An Oregon Perspective: Cracking Down on Deceptive Credit Card Tactics

As a young man working for the Secretary of Defense in
Washington D.C., I applied for a MasterCard and was declined because I didn’t
have enough credit history.  So, I got an American Express card, paid off
my balance every month as required, waited a few years to build up credit,
applied again, and was approved.  The way our credit system used to work,
credit card companies took into account a variety of financial factors to lower
their risk and ensure that people weren’t approved for loans that they couldn’t
afford to pay back.

Now the credit card industry
seems to be aimed at taking advantage of working families.  Banks are
marketing cards on college campuses in an effort to hook our young people on
credit. Instead of helping keep people out of debt, they’ll approve almost
anyone for a card – even small children or the family dog.

Extra charges for late payments, ridiculous overdraft fees,
and fees for paying your bill by check or online are all tactics that credit
card companies use to strip wealth from Americans in bits and pieces.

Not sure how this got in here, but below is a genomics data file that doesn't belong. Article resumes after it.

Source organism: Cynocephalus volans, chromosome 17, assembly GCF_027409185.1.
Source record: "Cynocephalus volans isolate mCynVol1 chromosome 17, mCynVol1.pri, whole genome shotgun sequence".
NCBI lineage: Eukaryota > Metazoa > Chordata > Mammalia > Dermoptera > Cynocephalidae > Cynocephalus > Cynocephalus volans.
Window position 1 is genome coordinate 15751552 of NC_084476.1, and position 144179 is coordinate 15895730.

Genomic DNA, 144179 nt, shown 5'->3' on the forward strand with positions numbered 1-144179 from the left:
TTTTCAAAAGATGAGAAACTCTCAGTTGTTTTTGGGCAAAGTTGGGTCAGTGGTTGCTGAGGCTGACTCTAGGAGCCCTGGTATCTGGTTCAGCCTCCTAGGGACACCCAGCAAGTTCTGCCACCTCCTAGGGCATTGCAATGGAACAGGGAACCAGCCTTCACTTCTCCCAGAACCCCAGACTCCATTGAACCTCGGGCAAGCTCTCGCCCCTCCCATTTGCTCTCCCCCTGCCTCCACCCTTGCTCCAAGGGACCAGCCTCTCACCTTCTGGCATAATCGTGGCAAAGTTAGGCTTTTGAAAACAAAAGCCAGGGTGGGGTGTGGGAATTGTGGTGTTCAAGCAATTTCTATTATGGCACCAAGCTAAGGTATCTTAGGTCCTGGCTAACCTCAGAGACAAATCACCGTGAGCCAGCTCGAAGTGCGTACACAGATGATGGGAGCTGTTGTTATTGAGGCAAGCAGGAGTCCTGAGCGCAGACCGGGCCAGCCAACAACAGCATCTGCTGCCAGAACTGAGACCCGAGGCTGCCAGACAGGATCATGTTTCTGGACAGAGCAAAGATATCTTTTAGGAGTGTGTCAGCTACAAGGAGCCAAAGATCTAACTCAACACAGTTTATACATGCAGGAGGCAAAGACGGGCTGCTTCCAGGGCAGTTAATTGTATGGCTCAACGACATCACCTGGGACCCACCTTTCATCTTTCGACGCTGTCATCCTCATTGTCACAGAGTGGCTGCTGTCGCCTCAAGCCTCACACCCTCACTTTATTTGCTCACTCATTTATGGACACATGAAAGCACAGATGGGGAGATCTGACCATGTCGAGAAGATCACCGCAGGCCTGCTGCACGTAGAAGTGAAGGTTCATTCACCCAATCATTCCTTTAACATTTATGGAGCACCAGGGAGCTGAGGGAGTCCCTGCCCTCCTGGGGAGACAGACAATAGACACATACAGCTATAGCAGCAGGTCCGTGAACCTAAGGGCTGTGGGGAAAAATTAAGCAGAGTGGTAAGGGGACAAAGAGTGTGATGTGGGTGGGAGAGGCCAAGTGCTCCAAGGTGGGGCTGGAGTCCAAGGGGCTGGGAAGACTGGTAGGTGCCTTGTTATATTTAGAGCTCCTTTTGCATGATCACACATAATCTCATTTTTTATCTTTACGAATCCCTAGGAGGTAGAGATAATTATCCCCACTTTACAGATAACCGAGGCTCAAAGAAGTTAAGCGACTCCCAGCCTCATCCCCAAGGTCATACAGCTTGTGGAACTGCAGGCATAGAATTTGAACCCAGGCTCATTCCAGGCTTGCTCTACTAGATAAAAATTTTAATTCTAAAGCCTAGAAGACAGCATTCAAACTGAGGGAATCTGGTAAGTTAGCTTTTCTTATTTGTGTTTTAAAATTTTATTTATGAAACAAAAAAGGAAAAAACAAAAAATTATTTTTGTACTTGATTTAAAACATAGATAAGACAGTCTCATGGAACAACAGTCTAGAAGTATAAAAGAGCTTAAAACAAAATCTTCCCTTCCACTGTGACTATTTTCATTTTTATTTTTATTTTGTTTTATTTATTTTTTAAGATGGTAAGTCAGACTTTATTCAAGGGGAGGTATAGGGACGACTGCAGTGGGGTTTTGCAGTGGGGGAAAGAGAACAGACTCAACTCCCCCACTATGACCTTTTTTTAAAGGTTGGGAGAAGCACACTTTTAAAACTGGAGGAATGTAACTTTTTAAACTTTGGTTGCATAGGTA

One of the worst of these schemes is “universal default,”
through which credit card companies can alter your interest rates at any time,
for any reason.  If your credit score changes at all, which happens to all
of us for a variety of reason, they can hike up your interest rate to 29
percent or more, even if you are current on your credit card.  In a bait
and switch move, the companies offer a low introductory rate they can – and do
– change whenever they want.

To restore rights to American consumers and rein in these
irresponsible lending practices, I’ve co-sponsored the Credit Card
Accountability, Responsibility and Disclosure Act (Credit CARD Act).  This
bill will end these abusive practices, crackdown on marketing to young people,
and ensure that the terms of credit card agreements are fully disclosed instead
of hidden in fine print.

This week, the Credit CARD Act will be up for debate on the
Senate floor.  I’ll be working hard to generate support for this important
bill and restore fairness for American consumers. 

If you have a credit card story about outrageous fees or
deceptive practices, please consider sharing it.  You can share your story
by visiting my website at or calling my office in Portland
at (503) 326-3386 or Washington D.C. at (202) 224-3753.

I’m encouraged by President Obama’s strong statement of
support for credit card reform and it is my hope that there will be a bill on
his desk in the coming weeks.